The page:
The college years are a time to expand your mind, your social circles, and your set of experiences. It’s also a time many of us spend stretching our wallet as thin as it can go. College is expensive. From textbooks to housing to all the little fees universities love to tack onto tuition, the bills can add up.
Hopefully, you have some support from your parents, a scholarship fund, or financial aid. But even with these resources, it can still feel overwhelming. That is why many students look for a part-time job that they can do while they are in school.
Read on for 9 job ideas that you can try out in college or beyond:
1. Waiting Tables
Becoming a server is one of the most common jobs that people get while in school. It is flexible enough to schedule around classes and has the potential for good money in tips.
According to a study conducted by the U.S. Center for Disease Control, “highly-rated slip-resistant shoes are effective in preventing food service worker injuries.” It’s important to protect yourself while on the job, even for a part-time position. If you do get a job in the food service industry, make sure to pick up a pair of slip-resistant shoes, such as the ones reviewed here.
If you were a babysitter before college, you could easily transfer those skills to childcare work during school. Many universities have childcare programs available for professors, employees, and students who are parents. Those programs may be hiring. You should also reach out to families in the local community who may need a sitter.
3. Working at the Library
This is one of the best jobs that you can have as a student. Library jobs are often easy to learn and flexible in terms of scheduling. Chances are you’ll be allowed to study while you are at work. Good thing the library is quiet! If you need a lot of study time but still want to work, this could be a good match for you.
If you look around campus, you will probably notice that most students are getting by one cup of coffee at a time. Being a barista at a local coffee house is a great job for a student. You can work mornings and usually afternoons/evenings. Plus, you’ll probably get your hands on free coffee!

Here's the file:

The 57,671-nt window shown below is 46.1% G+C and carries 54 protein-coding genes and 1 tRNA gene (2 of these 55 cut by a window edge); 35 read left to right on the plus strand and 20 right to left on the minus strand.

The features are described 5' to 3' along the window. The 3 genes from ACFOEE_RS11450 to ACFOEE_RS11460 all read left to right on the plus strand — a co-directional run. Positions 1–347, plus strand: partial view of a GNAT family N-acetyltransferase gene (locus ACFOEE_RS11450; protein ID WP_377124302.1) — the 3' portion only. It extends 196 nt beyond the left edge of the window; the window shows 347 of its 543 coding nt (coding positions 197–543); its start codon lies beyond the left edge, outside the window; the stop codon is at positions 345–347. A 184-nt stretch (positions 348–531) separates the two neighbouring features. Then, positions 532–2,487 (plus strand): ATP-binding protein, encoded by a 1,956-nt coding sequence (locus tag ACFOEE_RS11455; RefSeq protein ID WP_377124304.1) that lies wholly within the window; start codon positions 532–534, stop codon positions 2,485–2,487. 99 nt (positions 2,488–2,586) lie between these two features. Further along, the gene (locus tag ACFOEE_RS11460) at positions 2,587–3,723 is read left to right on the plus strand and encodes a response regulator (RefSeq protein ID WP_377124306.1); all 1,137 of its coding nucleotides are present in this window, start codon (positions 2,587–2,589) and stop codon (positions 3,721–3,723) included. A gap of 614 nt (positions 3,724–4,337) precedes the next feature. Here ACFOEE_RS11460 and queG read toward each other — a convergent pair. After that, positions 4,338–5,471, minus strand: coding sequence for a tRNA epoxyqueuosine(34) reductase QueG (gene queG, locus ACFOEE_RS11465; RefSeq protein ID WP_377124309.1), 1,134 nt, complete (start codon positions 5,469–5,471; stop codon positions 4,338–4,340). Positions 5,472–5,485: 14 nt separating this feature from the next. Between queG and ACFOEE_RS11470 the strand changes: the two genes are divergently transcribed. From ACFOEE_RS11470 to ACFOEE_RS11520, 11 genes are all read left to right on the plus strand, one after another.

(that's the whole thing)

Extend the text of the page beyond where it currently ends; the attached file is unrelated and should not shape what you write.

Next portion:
5. Freelance Writer
If you consider yourself a skilled writer, there are plenty of freelance writing positions that can be done remotely. Some of these are more technically-focused, like copywriting or transcription work. You may also be able to find creative work, like writing for a blog or an online magazine.
6. Tour Guide on Campus
If you love your campus and are a gifted public speaker, consider becoming a tour guide for your university. There will always be prospective students and their parents that want to visit the school. You can show them around, share your school’s history, and get your steps in, all while making money.
7. Teaching English Online
This is another flexible part-time job that many students pick up. All over the world, there are students in other countries that want to learn English. And some companies work to connect them with native English speakers such as yourself! The hours are often early, but the scheduling is flexible.
8. Residence Advisor
During their college years, some students become residence advisors (or R.A.’s as they are often called). R.A.’s live in the dorms that are usually reserved for first-year students. They help them adjust to school, engage them in social activities, and make sure they adhere to university housing policies. They also receive free housing as a part of their employment.
9. Recreation Assistant
If your campus has a sizable recreation facility and you have a background in fitness, this may be a good opportunity for you. If you are highly organized, you may work at the front desk and handle memberships. If you have experience in personal training, some schools have positions for that. If the facility has a pool, you could train to become a lifeguard or swim instructor.
For those that love to exercise, working at the gym is a great option.
These are a few of the most common part-time jobs that students take on while pursuing their degrees. You may find something else that works with your schedule, skills, and resources. But at the end of the day, remember that your studies come first!